The Cape Cod Home
Many things likely come to mind when you think of Cape Cod. Old New England charm, warm and sunny beach days, and maybe fresh clam chowder. But did you know that not only is Cape Cod the name of an architectural style spearheaded in the area, but it is also a category of interior design? The Cape Cod home is airy, beachy, and on-trend. Read on to find out about where the style came from, and how you can even incorporate it into your own home, whether you live on Cape Cod or across the world.
Architecture of the Cape Cod Home
Traditionally, in architecture, “Cape Cod” refers to a very specific style of house. Modest and geometric, it is a simple silhouette: one story, a steep gabled roof, and a chimney in the center. The roof is gabled to prevent heavy snow from settling and weighing down the roof in harsh New England winters. The front door is generally central as well, and windows tend to feature shutters. The materials are strong and durable to endure the stormy Cape Cod weather. The effects of the weather on shingles or clapboard over time would be what produced the iconic weathered-grey exterior look.
The architectural style has evolved over time from when the style first showed up in late 17th century New England. As the style grew to adapt to changing needs, a second story was added, and now you will often see dormer windows projecting from the roof of a modern Cape Cod home. In some cases you will also see more ornate molding around the door or windows, as well as other ornamentation on the structure, in contrast to the simplistic style of earlier Cape Cod homes.
The interiors of these homes, much like the exteriors, are also simplistic. They usually have rooms centered around one central hall or a large open concept living space. The bedrooms are often under the dormers we discussed earlier, or under the gabled roof so the ceiling would be slanted. Throughout the home, the lines are clean and geometric. In the more traditional style, there is minimal decoration and ornamental detailing, although this may not necessarily be the case in more modernized versions of the style.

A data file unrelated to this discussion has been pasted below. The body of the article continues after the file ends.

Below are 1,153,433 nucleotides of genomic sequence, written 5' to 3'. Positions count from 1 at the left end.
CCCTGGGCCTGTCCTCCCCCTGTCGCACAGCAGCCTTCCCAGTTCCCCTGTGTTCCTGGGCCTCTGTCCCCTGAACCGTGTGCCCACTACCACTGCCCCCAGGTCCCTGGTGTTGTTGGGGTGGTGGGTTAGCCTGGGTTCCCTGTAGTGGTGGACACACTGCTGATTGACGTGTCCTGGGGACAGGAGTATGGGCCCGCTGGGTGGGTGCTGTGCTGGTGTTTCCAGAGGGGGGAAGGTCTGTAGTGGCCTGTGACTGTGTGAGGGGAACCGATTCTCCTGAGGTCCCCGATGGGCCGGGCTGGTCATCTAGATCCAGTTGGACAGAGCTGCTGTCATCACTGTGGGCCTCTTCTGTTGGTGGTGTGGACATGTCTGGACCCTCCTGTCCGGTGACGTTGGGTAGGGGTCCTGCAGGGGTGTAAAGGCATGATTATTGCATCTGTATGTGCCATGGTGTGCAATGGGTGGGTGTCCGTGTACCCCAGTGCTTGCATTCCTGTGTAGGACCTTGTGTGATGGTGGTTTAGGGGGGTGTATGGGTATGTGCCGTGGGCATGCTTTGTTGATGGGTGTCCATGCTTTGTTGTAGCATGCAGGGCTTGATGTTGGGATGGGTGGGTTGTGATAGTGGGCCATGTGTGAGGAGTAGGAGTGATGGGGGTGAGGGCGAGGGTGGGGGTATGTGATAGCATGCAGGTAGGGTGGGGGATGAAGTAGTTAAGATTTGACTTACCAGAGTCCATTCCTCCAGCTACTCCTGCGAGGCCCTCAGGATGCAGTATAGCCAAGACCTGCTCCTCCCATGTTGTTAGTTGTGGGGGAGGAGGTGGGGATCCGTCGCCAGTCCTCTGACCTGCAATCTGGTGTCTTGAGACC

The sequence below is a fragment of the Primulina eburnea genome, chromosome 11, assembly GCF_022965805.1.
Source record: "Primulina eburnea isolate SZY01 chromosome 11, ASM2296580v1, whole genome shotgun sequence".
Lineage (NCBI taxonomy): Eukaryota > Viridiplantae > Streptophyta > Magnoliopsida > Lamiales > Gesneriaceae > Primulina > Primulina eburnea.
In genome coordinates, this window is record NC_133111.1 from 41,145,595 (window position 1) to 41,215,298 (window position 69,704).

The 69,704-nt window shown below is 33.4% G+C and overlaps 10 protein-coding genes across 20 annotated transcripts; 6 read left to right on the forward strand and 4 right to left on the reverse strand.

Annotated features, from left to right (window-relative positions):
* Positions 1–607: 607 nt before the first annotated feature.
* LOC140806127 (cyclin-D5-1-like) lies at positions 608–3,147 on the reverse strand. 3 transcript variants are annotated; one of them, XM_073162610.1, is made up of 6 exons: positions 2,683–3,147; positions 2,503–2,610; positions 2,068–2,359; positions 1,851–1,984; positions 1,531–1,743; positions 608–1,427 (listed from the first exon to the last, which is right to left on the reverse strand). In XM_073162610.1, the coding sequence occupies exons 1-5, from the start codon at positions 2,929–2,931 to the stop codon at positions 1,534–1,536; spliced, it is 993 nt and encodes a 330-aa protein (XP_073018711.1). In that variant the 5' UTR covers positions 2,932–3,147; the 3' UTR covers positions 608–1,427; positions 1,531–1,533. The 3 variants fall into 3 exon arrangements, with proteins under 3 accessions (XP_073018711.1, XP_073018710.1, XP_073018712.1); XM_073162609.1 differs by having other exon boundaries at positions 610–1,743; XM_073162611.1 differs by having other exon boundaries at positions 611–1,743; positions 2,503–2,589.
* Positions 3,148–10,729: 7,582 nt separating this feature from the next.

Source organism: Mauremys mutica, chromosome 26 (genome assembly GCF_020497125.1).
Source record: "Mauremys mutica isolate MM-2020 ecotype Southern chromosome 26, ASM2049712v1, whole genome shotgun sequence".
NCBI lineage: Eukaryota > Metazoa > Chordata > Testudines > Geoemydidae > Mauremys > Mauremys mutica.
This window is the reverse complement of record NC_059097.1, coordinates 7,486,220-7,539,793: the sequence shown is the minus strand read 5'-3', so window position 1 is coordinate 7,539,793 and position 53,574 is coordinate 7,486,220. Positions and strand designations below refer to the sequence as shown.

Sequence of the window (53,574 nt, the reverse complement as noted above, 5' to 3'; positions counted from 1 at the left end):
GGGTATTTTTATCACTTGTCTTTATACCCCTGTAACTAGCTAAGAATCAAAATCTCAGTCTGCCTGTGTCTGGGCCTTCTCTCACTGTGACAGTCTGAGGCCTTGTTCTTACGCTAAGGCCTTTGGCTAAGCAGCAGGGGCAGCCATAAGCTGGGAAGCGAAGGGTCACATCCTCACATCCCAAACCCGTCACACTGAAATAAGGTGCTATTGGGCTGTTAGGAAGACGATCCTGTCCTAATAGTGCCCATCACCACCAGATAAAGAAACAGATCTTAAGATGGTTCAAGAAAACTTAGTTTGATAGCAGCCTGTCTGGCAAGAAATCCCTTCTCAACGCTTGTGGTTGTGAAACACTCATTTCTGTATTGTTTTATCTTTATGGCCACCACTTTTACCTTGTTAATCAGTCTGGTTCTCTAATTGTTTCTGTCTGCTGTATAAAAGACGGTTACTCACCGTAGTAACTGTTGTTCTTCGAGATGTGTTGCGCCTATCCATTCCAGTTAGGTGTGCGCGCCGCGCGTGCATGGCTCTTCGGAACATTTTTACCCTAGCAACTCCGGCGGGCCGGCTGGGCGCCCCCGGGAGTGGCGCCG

Interior Design of Cape Cod Homes
In terms of interior basics, Cape Cod homes typically have natural wood floors. Since ceilings are often low, bright white paint colors on the walls and ceiling reflect light and make the space seem a little bigger than it actually is. Often, these bright white walls have wood paneling or shiplap that give them a rustic look. Cape Cod homes mix New England charm with a traditional beach house look, and use lots of pastel colors for the interiors. Think cornflower blue, light sage green, and subtle butter yellow. It’s important to stay light with these shades, to keep the space looking bigger and reflecting more natural light.
For furnishings, evoke the old New England vibe and consider built in bookshelves. This both maximizes the small space and gives a scholarly, Cape Cod feel. Make sure that if you use built in bookshelves, you use the same bright white paint color as the walls so that it all flows. In terms of lighting, go in layers. While the space should have lots of natural lighting from big windows, choose pendant lighting paired with wall sconces for when it gets dark at night.
When decorating, keep using those same bright whites and pastel colors. For fabrics, consider sheer curtains to let plenty of light in. In the living room, pick white linens for the sofa, and consider natural driftwood furniture like a coffee table. Since bedrooms are often under slanted ceilings or dormers, this is the perfect opportunity to get super cozy. Create a comfy, relaxing nook with plenty of soft pillows and textiles and space to read and relax.
The Cape Cod home is a quintessential American architectural and design style that isn’t going anywhere any time soon. No matter where you live in the world, use these tips to create your own New England style abode.
Here are some American rugs from the Nazmiyal Collection to go with this uniquely American style:
This architecture blog about Cape Cod homes was published by Nazmiyal Antique Rugs.